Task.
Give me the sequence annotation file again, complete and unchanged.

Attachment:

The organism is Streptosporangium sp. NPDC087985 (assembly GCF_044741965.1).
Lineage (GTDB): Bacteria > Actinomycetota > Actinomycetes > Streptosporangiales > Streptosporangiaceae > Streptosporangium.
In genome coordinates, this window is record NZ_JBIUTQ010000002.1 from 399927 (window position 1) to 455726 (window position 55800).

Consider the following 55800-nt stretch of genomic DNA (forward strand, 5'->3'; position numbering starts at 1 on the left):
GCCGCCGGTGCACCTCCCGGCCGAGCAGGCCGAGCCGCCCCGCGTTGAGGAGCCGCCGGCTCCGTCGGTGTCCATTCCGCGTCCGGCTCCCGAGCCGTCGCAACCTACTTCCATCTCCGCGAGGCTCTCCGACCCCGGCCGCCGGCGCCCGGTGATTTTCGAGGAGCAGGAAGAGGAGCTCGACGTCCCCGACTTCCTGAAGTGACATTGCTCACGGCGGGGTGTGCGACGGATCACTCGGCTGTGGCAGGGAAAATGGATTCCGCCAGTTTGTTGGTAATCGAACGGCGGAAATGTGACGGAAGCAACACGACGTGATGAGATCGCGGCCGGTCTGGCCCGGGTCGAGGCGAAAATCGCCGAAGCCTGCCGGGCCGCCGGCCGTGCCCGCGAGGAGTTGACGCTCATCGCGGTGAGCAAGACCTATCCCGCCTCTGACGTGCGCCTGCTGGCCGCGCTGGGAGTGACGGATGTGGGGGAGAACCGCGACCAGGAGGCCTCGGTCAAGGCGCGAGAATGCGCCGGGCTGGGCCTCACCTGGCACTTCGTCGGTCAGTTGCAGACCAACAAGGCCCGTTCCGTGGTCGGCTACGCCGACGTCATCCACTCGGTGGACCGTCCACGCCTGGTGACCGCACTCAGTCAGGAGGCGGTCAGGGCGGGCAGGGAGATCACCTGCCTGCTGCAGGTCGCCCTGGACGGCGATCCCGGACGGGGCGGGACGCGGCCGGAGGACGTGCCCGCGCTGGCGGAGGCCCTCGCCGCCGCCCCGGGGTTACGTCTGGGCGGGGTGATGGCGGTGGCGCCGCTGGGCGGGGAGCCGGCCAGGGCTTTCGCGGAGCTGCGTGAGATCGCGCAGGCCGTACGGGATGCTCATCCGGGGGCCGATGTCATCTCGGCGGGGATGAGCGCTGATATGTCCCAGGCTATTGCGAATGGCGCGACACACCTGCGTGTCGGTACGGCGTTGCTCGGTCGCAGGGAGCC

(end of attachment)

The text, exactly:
The organism is Streptosporangium sp. NPDC087985 (assembly GCF_044741965.1).
Lineage (GTDB): Bacteria > Actinomycetota > Actinomycetes > Streptosporangiales > Streptosporangiaceae > Streptosporangium.
In genome coordinates, this window is record NZ_JBIUTQ010000002.1 from 399927 (window position 1) to 455726 (window position 55800).

Consider the following 55800-nt stretch of genomic DNA (forward strand, 5'->3'; position numbering starts at 1 on the left):
GCCGCCGGTGCACCTCCCGGCCGAGCAGGCCGAGCCGCCCCGCGTTGAGGAGCCGCCGGCTCCGTCGGTGTCCATTCCGCGTCCGGCTCCCGAGCCGTCGCAACCTACTTCCATCTCCGCGAGGCTCTCCGACCCCGGCCGCCGGCGCCCGGTGATTTTCGAGGAGCAGGAAGAGGAGCTCGACGTCCCCGACTTCCTGAAGTGACATTGCTCACGGCGGGGTGTGCGACGGATCACTCGGCTGTGGCAGGGAAAATGGATTCCGCCAGTTTGTTGGTAATCGAACGGCGGAAATGTGACGGAAGCAACACGACGTGATGAGATCGCGGCCGGTCTGGCCCGGGTCGAGGCGAAAATCGCCGAAGCCTGCCGGGCCGCCGGCCGTGCCCGCGAGGAGTTGACGCTCATCGCGGTGAGCAAGACCTATCCCGCCTCTGACGTGCGCCTGCTGGCCGCGCTGGGAGTGACGGATGTGGGGGAGAACCGCGACCAGGAGGCCTCGGTCAAGGCGCGAGAATGCGCCGGGCTGGGCCTCACCTGGCACTTCGTCGGTCAGTTGCAGACCAACAAGGCCCGTTCCGTGGTCGGCTACGCCGACGTCATCCACTCGGTGGACCGTCCACGCCTGGTGACCGCACTCAGTCAGGAGGCGGTCAGGGCGGGCAGGGAGATCACCTGCCTGCTGCAGGTCGCCCTGGACGGCGATCCCGGACGGGGCGGGACGCGGCCGGAGGACGTGCCCGCGCTGGCGGAGGCCCTCGCCGCCGCCCCGGGGTTACGTCTGGGCGGGGTGATGGCGGTGGCGCCGCTGGGCGGGGAGCCGGCCAGGGCTTTCGCGGAGCTGCGTGAGATCGCGCAGGCCGTACGGGATGCTCATCCGGGGGCCGATGTCATCTCGGCGGGGATGAGCGCTGATATGTCCCAGGCTATTGCGAATGGCGCGACACACCTGCGTGTCGGTACGGCGTTGCTCGGTCGCAGGGAGCC